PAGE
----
Clearly the path had not been trotted in a wee while; many a squelch was had underfoot and some pathfinding, bushwacking later we made it through the tough first section. Weird sounds abound and the teksi driver's words were still ringing in our heads: are there still tigers here? What other animals do we not know about, snakes, spiders, small but weirdly venomous frogs? About 500 meters in we came across a small sign that finally acknowledged that this was indeed a path and started providing us with the occasional yellow tag. Maybe it is a weird way of deterring tourists, making the first section so unclear that only the most determined make it to the sign. After that, it was pretty easy going for a while despite the upwards of around 500m elevation and some hand and feet clambering under or over trees. We also got to see some of the mossy forest, which was spot on branding as it was both mossy and foresty (they didn’t mention the spidery part with webs covering almost everything) - it was also absolutely stunning with a little bit of mist floating through.
You'd think that would be the end of the story, but no - very much not. We got a little lost: a part of the trail had us walking through some lovely riverbed, which as rivers do continue for some time. We walked through it too far and after much wondering whether this was or wasn’t the trial, a small waterfall convinced us to backtrack and find the comforting little yellow signs which we had been following throughout. Vee, light and springy on her feet may have dipped a toe or two into said stream (read: sarcasm, ie. whole foot).
Finally, back on track, we came across the most inviting sign. We also came across some yellow tape and a closed-off sign - oops, maybe they should consider putting that on both sides?
Sadly enough no stunning views awaited us at the top, it was too cloudy but more importantly, large fences aimed at getting those ringgits out of tourists blocked the way. Descending the mountain on the opposite side, we were greeted by strawberry fields, and several goats.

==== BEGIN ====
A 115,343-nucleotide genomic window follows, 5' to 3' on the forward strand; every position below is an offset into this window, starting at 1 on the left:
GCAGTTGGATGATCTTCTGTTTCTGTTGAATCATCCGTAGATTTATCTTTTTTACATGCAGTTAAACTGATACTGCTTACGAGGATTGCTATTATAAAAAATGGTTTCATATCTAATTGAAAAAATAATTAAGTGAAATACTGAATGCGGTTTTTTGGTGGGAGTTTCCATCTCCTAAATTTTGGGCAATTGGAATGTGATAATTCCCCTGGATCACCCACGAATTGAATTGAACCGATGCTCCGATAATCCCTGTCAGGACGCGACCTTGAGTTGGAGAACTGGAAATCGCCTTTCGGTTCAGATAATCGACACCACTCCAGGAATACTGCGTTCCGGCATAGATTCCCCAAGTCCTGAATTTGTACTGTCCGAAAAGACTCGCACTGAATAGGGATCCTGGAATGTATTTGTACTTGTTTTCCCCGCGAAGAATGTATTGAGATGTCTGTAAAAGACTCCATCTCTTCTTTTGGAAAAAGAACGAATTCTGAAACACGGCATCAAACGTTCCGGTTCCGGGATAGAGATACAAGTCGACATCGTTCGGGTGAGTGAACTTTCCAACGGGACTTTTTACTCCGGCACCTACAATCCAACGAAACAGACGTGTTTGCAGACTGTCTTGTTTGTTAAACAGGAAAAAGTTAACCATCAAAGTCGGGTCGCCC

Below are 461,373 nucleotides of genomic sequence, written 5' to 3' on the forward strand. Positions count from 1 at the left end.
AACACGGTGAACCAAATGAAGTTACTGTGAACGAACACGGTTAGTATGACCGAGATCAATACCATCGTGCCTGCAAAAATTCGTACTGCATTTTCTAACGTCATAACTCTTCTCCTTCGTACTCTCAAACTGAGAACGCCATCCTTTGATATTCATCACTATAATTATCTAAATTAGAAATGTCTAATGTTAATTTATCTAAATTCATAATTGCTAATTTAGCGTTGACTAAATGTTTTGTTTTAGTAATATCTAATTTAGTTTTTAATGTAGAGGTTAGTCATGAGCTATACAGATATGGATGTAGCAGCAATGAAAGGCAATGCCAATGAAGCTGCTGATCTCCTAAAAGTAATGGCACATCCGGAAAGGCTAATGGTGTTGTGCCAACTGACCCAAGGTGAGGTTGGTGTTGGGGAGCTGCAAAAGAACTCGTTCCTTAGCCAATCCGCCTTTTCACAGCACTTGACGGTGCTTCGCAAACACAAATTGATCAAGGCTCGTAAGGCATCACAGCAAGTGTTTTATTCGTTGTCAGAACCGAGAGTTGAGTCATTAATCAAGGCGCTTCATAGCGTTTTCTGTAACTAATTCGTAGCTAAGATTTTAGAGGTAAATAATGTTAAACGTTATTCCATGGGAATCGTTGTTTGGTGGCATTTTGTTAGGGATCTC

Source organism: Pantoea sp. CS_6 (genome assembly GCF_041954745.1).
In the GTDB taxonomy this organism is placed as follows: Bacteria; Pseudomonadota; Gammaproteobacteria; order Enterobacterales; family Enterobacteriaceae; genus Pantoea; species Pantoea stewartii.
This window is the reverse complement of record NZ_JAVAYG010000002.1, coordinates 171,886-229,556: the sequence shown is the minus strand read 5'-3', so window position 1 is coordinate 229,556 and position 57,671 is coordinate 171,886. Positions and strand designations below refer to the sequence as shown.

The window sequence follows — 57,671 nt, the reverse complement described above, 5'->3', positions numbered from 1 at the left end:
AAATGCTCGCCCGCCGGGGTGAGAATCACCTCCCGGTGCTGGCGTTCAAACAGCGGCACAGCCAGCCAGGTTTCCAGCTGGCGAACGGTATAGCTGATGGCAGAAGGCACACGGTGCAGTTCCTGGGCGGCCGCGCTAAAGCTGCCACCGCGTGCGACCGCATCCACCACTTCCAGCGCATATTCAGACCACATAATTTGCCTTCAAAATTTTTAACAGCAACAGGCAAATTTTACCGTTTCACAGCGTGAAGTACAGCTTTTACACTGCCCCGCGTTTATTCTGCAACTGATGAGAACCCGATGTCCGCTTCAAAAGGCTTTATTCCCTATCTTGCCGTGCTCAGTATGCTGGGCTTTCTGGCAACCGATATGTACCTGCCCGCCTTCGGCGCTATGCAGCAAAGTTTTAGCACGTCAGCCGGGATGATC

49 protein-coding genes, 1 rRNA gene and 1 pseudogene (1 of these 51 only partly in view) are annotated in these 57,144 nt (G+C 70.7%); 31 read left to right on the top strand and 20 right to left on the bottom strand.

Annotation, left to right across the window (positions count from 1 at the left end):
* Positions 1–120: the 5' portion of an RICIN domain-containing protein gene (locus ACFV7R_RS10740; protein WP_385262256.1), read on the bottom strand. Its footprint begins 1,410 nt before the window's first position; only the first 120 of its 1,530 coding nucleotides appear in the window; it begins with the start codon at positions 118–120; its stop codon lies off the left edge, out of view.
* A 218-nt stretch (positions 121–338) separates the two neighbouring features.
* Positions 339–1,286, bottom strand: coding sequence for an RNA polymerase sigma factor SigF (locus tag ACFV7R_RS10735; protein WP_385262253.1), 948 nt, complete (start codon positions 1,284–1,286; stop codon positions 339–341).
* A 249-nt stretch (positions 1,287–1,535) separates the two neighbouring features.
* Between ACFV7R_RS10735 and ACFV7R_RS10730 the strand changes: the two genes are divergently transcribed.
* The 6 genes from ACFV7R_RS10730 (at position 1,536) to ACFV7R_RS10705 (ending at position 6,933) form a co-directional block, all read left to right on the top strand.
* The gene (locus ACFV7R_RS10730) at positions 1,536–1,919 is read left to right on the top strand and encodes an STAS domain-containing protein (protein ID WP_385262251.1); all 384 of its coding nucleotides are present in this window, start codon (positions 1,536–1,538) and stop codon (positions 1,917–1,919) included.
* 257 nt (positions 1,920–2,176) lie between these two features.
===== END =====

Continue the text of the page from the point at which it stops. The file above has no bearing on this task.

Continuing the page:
Having nearly finished our final Whittaker chocolate bar at this point (We should really have brought at least one more) and getting a little low on water, we walked around a corner revealing a spectacular view - the tea fields!
Once the view was taken in, we further descended the mountain (at this point a mere few degrees tilt) whilst stopping to take a photo of a slight variation of the same view over and over again. Whilst we were walking, several jeeps of varying bright colours filled with tourists kept coming, one of which stopped and the driver/guide offered us a lift (having seen the tired look in our eyes), we agree and hop into the back of the jeep.
Hitchhiking with a Strawberry Thief
We meet two other fellow travellers in the back (who actually paid for the tour). A couple, Victor from Mexico, and Maria from Iran. Both had been travelling since before Christmas, and studying in China - And yes you guessed it, were not able to go back until the virus had settled down. We hitched the rest of the tour with them, through the BOH tea plantation who owned all those beautiful fields for some tea and our second cake of the day (cake for breakfast and lunch!)
Our driver was from Penang (which we will be next writing about in the next article), takes us under his wing and shows us towards the strawberry gardens, secretly feeding us strawberries next to the no plucking sign. So nice of him and Maria and Victor to let us join the tour for free (we did give a tip of course).
We finish our grand tour at a night market - Trying something which looked like a pancake, folded in half (taco-esque perhaps) crunchy with peanut and mango sauce, super tasty! We say our goodbyes to our new friends and walked the last three km back to town.
Next up - Penang Island Mode of transport: Surprise, a bus!